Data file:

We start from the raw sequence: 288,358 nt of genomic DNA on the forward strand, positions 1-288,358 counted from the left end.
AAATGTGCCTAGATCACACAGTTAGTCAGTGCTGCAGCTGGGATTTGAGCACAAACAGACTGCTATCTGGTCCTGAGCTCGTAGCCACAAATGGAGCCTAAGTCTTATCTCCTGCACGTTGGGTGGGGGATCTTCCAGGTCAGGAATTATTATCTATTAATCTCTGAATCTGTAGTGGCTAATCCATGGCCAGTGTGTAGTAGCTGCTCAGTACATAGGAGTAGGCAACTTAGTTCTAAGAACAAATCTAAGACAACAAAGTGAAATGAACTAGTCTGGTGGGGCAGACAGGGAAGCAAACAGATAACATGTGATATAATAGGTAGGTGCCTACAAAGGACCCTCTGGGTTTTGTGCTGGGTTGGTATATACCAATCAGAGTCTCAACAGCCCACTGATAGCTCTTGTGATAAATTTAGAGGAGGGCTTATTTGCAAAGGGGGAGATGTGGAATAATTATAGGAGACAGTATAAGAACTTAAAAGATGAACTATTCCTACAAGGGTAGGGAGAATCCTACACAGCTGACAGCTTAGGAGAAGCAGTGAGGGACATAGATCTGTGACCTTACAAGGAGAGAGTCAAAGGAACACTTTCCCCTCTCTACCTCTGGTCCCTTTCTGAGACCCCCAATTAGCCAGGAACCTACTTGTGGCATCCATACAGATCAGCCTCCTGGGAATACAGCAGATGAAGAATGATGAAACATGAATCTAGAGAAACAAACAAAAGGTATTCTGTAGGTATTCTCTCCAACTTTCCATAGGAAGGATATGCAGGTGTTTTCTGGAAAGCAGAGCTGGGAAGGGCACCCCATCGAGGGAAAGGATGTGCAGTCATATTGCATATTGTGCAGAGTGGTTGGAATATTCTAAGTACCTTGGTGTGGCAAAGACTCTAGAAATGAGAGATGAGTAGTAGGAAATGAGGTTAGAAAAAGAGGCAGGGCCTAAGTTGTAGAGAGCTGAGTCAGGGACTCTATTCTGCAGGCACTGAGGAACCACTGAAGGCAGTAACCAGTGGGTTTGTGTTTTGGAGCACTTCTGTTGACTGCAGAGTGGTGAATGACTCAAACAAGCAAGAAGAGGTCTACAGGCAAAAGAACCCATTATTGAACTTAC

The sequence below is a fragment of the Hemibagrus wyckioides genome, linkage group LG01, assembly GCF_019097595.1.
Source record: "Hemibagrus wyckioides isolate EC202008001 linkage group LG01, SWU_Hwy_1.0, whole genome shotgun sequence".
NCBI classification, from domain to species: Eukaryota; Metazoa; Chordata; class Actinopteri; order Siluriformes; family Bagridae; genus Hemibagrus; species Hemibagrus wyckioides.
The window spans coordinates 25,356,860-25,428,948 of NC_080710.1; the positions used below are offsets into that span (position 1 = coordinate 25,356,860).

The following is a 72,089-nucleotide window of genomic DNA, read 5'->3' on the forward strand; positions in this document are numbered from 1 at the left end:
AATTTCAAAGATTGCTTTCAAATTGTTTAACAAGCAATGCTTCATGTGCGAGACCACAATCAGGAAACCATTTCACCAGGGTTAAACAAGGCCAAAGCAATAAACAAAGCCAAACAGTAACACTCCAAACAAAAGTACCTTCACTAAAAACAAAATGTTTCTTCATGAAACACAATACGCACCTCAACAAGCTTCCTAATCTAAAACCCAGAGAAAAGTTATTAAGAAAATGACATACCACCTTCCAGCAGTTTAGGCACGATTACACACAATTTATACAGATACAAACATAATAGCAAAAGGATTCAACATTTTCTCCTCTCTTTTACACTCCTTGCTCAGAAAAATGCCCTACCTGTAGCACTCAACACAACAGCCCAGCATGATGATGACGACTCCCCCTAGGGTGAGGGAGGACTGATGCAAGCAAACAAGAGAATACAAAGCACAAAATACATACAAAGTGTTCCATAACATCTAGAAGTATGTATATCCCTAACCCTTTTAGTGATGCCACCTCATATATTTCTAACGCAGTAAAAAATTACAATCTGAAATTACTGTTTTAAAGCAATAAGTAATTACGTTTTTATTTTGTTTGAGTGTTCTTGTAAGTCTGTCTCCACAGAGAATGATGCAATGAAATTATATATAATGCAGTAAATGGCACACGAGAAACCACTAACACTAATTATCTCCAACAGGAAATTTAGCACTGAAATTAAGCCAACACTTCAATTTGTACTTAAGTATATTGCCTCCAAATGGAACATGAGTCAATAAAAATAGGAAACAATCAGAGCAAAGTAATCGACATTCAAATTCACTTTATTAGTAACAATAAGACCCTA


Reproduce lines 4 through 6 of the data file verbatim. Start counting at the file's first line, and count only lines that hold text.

Source record: "Hemibagrus wyckioides isolate EC202008001 linkage group LG01, SWU_Hwy_1.0, whole genome shotgun sequence".
NCBI classification, from domain to species: Eukaryota; Metazoa; Chordata; class Actinopteri; order Siluriformes; family Bagridae; genus Hemibagrus; species Hemibagrus wyckioides.
The window spans coordinates 25,356,860-25,428,948 of NC_080710.1; the positions used below are offsets into that span (position 1 = coordinate 25,356,860).